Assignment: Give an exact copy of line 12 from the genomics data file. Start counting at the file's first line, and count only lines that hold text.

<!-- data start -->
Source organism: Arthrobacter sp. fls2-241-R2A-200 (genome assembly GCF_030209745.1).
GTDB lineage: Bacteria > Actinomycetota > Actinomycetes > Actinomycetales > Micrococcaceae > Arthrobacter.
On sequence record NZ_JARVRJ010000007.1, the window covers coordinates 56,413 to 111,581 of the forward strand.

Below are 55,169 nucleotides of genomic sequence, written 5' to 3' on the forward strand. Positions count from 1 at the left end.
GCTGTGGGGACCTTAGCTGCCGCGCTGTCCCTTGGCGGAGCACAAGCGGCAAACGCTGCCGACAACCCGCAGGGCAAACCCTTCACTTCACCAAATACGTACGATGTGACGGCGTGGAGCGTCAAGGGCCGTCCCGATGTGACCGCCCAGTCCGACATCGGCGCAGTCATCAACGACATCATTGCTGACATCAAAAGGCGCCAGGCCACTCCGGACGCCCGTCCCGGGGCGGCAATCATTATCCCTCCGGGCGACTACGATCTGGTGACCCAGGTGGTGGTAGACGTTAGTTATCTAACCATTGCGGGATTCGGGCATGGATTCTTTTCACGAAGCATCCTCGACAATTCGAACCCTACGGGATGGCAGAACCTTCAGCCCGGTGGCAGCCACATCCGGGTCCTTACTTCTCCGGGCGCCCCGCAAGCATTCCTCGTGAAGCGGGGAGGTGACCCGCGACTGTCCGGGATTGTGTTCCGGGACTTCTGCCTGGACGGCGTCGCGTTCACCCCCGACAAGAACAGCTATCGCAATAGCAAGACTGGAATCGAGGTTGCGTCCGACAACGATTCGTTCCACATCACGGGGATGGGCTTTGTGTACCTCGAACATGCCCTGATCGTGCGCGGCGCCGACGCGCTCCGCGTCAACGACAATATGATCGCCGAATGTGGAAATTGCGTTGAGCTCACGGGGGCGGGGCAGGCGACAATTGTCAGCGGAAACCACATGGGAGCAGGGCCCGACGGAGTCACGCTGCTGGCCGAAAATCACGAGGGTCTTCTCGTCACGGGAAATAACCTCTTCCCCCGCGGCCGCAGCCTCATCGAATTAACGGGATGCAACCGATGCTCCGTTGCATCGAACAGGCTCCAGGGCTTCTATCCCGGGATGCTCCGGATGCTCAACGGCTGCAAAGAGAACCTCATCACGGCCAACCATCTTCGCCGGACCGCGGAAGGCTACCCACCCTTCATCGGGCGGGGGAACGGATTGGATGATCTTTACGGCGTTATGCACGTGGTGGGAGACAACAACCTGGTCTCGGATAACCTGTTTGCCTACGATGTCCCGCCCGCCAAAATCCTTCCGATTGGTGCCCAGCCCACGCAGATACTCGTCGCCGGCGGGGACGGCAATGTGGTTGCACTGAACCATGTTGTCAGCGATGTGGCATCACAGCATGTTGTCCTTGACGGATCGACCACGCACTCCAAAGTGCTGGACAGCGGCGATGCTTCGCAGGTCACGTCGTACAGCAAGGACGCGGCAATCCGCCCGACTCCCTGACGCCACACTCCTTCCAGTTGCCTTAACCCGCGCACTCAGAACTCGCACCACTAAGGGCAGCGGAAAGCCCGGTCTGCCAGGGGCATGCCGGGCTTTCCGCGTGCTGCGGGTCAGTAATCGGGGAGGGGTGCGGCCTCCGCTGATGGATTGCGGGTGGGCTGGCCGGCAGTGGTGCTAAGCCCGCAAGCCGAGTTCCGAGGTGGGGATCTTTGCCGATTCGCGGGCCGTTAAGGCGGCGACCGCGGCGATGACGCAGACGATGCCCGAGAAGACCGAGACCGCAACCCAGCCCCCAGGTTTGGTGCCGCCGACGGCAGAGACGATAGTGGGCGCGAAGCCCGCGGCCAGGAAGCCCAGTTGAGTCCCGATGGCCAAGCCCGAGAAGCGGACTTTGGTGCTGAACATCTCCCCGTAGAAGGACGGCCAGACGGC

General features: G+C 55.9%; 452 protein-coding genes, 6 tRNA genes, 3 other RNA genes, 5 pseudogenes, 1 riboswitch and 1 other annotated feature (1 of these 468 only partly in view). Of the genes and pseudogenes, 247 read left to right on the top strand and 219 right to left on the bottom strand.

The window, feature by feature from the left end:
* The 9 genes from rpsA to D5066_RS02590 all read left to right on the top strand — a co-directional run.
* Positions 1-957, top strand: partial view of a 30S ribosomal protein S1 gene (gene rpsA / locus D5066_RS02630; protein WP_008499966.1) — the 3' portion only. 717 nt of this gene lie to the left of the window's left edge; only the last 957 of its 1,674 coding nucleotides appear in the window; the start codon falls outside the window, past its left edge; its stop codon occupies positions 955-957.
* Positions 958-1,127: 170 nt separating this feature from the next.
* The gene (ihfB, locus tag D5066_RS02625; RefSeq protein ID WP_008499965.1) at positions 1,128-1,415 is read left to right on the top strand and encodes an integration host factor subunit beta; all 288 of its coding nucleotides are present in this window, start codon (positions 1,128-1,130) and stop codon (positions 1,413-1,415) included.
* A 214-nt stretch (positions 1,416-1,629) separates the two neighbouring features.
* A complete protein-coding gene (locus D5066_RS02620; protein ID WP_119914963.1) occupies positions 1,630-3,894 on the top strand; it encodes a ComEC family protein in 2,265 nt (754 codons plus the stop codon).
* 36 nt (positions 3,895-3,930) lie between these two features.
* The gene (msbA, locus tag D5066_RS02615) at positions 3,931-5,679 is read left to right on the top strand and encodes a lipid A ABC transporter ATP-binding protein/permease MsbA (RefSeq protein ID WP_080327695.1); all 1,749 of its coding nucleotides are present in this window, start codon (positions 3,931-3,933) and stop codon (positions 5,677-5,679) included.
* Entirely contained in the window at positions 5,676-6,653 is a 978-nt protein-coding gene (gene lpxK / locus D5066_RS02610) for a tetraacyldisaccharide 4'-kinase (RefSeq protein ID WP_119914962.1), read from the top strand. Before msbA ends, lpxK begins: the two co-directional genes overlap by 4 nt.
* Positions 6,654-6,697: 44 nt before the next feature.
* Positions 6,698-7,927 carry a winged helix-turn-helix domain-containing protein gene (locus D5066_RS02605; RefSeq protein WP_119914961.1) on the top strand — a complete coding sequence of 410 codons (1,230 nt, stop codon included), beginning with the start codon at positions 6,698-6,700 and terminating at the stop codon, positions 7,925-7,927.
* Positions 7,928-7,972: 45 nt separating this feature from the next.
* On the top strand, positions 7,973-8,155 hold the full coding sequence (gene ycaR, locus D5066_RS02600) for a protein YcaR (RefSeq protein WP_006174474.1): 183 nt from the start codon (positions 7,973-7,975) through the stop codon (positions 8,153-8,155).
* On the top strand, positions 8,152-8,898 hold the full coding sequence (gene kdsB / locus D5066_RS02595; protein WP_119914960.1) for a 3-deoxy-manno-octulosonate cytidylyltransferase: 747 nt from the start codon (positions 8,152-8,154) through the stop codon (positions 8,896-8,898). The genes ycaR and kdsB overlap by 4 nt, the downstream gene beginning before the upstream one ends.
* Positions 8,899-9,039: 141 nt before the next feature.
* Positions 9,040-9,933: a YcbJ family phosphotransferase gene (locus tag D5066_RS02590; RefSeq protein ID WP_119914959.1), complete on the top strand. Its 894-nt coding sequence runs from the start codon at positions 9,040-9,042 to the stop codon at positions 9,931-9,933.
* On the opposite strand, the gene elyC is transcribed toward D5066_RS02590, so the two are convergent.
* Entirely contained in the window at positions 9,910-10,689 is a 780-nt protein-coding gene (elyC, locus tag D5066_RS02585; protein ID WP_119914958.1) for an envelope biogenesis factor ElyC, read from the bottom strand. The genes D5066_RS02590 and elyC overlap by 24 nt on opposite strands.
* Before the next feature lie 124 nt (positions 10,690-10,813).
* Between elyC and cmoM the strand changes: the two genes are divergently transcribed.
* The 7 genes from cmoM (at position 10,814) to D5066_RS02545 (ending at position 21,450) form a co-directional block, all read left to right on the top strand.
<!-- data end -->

* A 214-nt stretch (positions 1,416-1,629) separates the two neighbouring features.